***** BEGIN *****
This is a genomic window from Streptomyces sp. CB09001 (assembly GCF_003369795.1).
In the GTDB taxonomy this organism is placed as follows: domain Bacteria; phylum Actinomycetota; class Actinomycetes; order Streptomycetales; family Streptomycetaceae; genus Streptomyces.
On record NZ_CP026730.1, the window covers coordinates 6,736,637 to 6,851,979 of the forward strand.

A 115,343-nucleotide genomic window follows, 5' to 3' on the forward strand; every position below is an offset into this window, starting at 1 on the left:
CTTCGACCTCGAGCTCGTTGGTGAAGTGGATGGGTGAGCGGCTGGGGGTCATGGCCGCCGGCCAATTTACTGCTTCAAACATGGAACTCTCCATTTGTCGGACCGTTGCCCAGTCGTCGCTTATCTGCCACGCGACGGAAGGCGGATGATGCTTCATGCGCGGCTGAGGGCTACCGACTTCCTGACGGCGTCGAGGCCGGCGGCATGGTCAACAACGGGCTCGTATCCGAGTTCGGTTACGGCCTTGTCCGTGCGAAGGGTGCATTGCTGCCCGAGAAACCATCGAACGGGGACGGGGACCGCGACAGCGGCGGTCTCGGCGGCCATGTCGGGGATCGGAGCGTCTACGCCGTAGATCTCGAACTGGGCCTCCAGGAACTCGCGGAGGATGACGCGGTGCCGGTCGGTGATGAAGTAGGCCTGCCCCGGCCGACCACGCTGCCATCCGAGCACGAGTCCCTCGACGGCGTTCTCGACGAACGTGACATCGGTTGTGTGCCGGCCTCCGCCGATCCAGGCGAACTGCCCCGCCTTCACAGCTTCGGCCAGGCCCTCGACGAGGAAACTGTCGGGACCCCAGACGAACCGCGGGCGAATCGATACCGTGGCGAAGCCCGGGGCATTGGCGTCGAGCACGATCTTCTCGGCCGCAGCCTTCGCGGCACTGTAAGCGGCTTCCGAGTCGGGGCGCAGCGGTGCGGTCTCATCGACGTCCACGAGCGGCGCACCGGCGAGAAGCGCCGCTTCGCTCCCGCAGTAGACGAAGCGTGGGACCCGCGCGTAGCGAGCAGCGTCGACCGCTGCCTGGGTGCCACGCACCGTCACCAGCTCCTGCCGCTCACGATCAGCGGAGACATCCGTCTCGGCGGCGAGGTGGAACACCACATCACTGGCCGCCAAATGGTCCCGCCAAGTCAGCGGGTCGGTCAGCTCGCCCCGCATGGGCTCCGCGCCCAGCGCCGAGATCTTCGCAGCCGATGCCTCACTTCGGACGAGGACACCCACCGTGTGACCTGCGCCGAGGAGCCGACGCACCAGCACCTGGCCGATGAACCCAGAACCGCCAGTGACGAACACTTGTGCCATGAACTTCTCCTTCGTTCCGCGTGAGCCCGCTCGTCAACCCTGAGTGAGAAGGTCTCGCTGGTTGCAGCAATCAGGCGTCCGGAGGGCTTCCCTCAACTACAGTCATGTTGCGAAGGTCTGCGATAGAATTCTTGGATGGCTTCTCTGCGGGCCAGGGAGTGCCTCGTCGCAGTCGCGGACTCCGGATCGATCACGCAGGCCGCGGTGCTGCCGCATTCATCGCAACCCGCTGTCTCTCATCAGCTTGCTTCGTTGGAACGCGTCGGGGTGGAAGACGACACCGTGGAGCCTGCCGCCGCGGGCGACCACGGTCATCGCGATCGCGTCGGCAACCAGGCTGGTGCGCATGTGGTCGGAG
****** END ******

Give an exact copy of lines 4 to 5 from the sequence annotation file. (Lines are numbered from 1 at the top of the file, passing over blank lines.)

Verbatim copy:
A 115,343-nucleotide genomic window follows, 5' to 3' on the forward strand; every position below is an offset into this window, starting at 1 on the left:
CTTCGACCTCGAGCTCGTTGGTGAAGTGGATGGGTGAGCGGCTGGGGGTCATGGCCGCCGGCCAATTTACTGCTTCAAACATGGAACTCTCCATTTGTCGGACCGTTGCCCAGTCGTCGCTTATCTGCCACGCGACGGAAGGCGGATGATGCTTCATGCGCGGCTGAGGGCTACCGACTTCCTGACGGCGTCGAGGCCGGCGGCATGGTCAACAACGGGCTCGTATCCGAGTTCGGTTACGGCCTTGTCCGTGCGAAGGGTGCATTGCTGCCCGAGAAACCATCGAACGGGGACGGGGACCGCGACAGCGGCGGTCTCGGCGGCCATGTCGGGGATCGGAGCGTCTACGCCGTAGATCTCGAACTGGGCCTCCAGGAACTCGCGGAGGATGACGCGGTGCCGGTCGGTGATGAAGTAGGCCTGCCCCGGCCGACCACGCTGCCATCCGAGCACGAGTCCCTCGACGGCGTTCTCGACGAACGTGACATCGGTTGTGTGCCGGCCTCCGCCGATCCAGGCGAACTGCCCCGCCTTCACAGCTTCGGCCAGGCCCTCGACGAGGAAACTGTCGGGACCCCAGACGAACCGCGGGCGAATCGATACCGTGGCGAAGCCCGGGGCATTGGCGTCGAGCACGATCTTCTCGGCCGCAGCCTTCGCGGCACTGTAAGCGGCTTCCGAGTCGGGGCGCAGCGGTGCGGTCTCATCGACGTCCACGAGCGGCGCACCGGCGAGAAGCGCCGCTTCGCTCCCGCAGTAGACGAAGCGTGGGACCCGCGCGTAGCGAGCAGCGTCGACCGCTGCCTGGGTGCCACGCACCGTCACCAGCTCCTGCCGCTCACGATCAGCGGAGACATCCGTCTCGGCGGCGAGGTGGAACACCACATCACTGGCCGCCAAATGGTCCCGCCAAGTCAGCGGGTCGGTCAGCTCGCCCCGCATGGGCTCCGCGCCCAGCGCCGAGATCTTCGCAGCCGATGCCTCACTTCGGACGAGGACACCCACCGTGTGACCTGCGCCGAGGAGCCGACGCACCAGCACCTGGCCGATGAACCCAGAACCGCCAGTGACGAACACTTGTGCCATGAACTTCTCCTTCGTTCCGCGTGAGCCCGCTCGTCAACCCTGAGTGAGAAGGTCTCGCTGGTTGCAGCAATCAGGCGTCCGGAGGGCTTCCCTCAACTACAGTCATGTTGCGAAGGTCTGCGATAGAATTCTTGGATGGCTTCTCTGCGGGCCAGGGAGTGCCTCGTCGCAGTCGCGGACTCCGGATCGATCACGCAGGCCGCGGTGCTGCCGCATTCATCGCAACCCGCTGTCTCTCATCAGCTTGCTTCGTTGGAACGCGTCGGGGTGGAAGACGACACCGTGGAGCCTGCCGCCGCGGGCGACCACGGTCATCGCGATCGCGTCGGCAACCAGGCTGGTGCGCATGTGGTCGGAG